When you work in picture restoration, you get some perspective on the coolest time periods of the past century. There is no doubt that the 60s is one of the best out there in terms of what everyone was wearing and doing, especially the flower children.
The name “flower child” or “flower children” comes from the counterculture movement of the late 1960s. It started in San Francisco, but it spread throughout the US and especially gained traction on college campuses. Flower Children were followers of “Flower Power” and rebelled against the establishment of the 1950s.
If you are wondering why they were so cool, it’s because they were doing precisely what they wanted to, whenever they wanted to! It was an act of rebellion against the stifling rules of the “greatest generation” or their parent’s generation.
What The World Was Like For Hippies
Unlike the world we envision when we think about the USA in the 1950s, with 50s housewives and perfect households, the 1950s were actually a tense time for America. The US fought a war in Korea, and the Cold War was raging in full force. The South was starting to rumble with the beginnings of civil rights.
Everyone was also afraid of being annihilated by a Russian bomb. The early sixties saw an escalation of tensions between the US and Russia, with the Cuban Missile Crisis and the Bay of Pigs. The war in Vietnam was starting to ramp up and opposition to the war started to coalesce around the youth.
It was in this environment that the “Flower Power” movement started to blossom in the late 1960s, especially in 1967, also known as the “summer of love”.
The Flower Power Movement
Beat Poet Allan Ginsburg is attributed to creating the term “flower power” to mean peaceful non-violent opposition to the government’s war. Followers of this movement were called “Flower Children” or hippies; most sources use the words interchangeably.
Followers of this movement often wore floral patterns or flowers in their hair. They gave flowers out to people, practiced non-violence, and preached peace.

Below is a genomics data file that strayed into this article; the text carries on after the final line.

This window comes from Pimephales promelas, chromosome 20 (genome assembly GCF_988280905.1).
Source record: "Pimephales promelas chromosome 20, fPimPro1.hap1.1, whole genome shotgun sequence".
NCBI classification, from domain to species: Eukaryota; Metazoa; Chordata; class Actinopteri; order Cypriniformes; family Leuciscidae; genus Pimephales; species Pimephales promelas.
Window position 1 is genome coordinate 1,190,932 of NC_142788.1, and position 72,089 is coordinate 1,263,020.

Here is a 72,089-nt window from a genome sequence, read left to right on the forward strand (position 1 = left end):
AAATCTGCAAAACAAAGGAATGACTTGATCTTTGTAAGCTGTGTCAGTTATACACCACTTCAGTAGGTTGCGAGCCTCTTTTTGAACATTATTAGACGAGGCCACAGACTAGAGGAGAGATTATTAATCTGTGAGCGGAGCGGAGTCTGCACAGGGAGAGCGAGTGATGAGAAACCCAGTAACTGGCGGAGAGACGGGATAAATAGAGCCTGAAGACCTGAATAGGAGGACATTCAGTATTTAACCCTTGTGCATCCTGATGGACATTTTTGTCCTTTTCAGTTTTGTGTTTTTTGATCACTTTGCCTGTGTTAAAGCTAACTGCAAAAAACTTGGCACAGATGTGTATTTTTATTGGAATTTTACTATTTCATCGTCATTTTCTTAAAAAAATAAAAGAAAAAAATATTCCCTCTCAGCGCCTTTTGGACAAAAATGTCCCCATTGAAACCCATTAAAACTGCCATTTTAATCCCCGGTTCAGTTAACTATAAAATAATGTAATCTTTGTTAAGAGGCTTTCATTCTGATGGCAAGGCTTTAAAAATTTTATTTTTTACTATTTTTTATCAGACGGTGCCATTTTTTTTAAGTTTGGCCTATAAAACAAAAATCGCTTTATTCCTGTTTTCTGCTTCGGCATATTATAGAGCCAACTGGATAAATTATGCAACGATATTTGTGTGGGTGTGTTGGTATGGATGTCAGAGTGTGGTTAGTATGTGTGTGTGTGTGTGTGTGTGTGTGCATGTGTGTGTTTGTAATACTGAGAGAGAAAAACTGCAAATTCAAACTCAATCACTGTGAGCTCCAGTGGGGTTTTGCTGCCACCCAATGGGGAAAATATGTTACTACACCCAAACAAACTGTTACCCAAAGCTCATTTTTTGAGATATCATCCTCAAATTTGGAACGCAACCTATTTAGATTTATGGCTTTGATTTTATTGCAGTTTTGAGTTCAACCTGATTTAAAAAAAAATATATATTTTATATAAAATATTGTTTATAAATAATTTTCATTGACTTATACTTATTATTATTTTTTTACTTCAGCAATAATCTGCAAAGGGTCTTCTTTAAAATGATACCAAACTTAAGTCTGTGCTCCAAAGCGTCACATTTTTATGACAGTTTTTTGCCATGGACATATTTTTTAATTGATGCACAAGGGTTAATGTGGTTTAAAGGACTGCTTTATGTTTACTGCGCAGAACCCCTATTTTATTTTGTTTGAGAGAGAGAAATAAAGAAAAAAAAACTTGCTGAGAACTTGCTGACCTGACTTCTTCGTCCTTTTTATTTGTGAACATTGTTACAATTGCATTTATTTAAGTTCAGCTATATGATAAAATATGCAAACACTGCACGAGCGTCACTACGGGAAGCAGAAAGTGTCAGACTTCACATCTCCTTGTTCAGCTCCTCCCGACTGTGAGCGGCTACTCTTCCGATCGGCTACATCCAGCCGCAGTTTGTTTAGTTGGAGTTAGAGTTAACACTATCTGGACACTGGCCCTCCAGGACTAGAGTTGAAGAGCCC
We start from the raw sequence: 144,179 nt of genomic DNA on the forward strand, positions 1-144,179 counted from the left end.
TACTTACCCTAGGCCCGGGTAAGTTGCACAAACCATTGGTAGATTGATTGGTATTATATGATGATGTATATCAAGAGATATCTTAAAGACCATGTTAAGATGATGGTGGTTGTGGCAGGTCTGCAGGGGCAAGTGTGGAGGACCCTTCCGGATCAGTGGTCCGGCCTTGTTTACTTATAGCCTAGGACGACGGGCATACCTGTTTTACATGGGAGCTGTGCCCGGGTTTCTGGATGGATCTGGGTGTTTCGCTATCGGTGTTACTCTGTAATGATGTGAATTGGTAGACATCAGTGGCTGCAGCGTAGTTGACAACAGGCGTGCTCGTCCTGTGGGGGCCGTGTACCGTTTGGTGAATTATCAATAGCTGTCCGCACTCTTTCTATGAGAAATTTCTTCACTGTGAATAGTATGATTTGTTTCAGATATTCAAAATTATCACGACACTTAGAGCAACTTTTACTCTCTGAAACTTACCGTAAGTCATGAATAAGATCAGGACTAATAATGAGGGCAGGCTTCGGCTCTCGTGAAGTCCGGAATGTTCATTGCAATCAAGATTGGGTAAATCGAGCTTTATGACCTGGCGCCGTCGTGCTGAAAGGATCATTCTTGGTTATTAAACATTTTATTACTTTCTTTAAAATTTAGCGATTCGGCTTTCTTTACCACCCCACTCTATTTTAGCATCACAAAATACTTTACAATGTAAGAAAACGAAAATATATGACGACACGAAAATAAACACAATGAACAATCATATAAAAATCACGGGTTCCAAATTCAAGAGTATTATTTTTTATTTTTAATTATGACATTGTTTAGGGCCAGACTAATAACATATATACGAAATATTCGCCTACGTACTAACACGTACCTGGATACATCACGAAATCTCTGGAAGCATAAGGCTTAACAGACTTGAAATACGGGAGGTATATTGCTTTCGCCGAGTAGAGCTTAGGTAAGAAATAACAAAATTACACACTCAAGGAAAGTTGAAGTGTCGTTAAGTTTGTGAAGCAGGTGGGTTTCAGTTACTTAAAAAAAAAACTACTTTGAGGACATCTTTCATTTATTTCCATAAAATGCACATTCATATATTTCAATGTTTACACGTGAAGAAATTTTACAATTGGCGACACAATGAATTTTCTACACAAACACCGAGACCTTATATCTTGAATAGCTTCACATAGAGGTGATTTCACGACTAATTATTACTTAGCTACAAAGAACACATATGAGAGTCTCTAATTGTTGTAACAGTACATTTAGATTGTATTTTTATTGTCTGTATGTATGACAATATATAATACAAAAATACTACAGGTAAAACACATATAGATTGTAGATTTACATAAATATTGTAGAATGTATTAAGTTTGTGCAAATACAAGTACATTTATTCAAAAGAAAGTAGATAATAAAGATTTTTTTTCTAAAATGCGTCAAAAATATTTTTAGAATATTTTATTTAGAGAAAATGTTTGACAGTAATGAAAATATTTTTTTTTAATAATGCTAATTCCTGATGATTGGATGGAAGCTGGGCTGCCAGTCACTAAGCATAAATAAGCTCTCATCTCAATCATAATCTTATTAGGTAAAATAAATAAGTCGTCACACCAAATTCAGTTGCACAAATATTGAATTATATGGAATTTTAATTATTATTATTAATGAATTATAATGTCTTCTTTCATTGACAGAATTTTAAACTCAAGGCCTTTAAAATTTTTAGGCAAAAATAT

Hippies Were Supporters of Equal Rights
Hippies were big supporters of civil rights. If you were a hippie in the sixties that meant you were against the inherent violence of segregation and you believed that everyone was equal.
Flower Children For Civil Rights
This was a time of major segregation in the US and Civil rights were heating up all throughout the 1950s. And while not all Flower Children were activists, many of them were allies with the civil rights movement.
Flower Children For Feminism
Many flower children were feminists and were part of the women’s liberation movement that flocked towards family planning and free love. Many of them rejected the housewifery that they were expected to aspire to and instead moved towards more self-actualized goals, like realizing their own dreams and postponing family life.
Hippies Were Against The War
One of the defining things about the hippie movement is that they were anti-war. Around this time, the US the conflict in Vietnam was heating up and the hippies were a part of the movement that stood up against the draft and protested the war. It was a war that was very unpopular with the youth and they let leadership know it.
Flower Children Were The First Eco-Warriors
Flower children were the original tree huggers. Many of them were vegetarians and anti-capitalism, engaging with it as little as possible. They farmed their own food and were proponents of clean and healthy eating before any Hollywood celebrities started the trend.
Hippie Fashion Is Conscious Fashion
Long before we knew about the horrors of fast fashion, hippies were already flocking to rummage sales and thrift stores to put together signature looks. This wasn’t always just to save money – it was also to use fewer resources and wear what was already made rather than making new things.
Flower Children Had The Best Music
Hippies loved peace, love, and rock n’ roll! To this day music from this period lasts because music from this period is some of the best created in the last century.
Psychedelic rock exploded, and artists were experimenting with sound and what music can be. The music from most of this time period is some of the most beloved even to this day, such as The Beatles, Janis Joplin, and Jimi Hendrix.
A lot of what the hippies stood for are values that we stand for today, but they dedicated themselves wholly to their movement. They stuck to their principles and tried to create their own rules to live well. They took force and answered it with non-violent rebellion. They also had great music.
That’s what makes them so cool.
There is a lot to learn from this time period, and the flower children and all those who followed the flower power movement are definitely important to use as an example. They were vocal about the change they wanted to see in the world and worked toward it. We should try and be a little more like the hippies in our lives!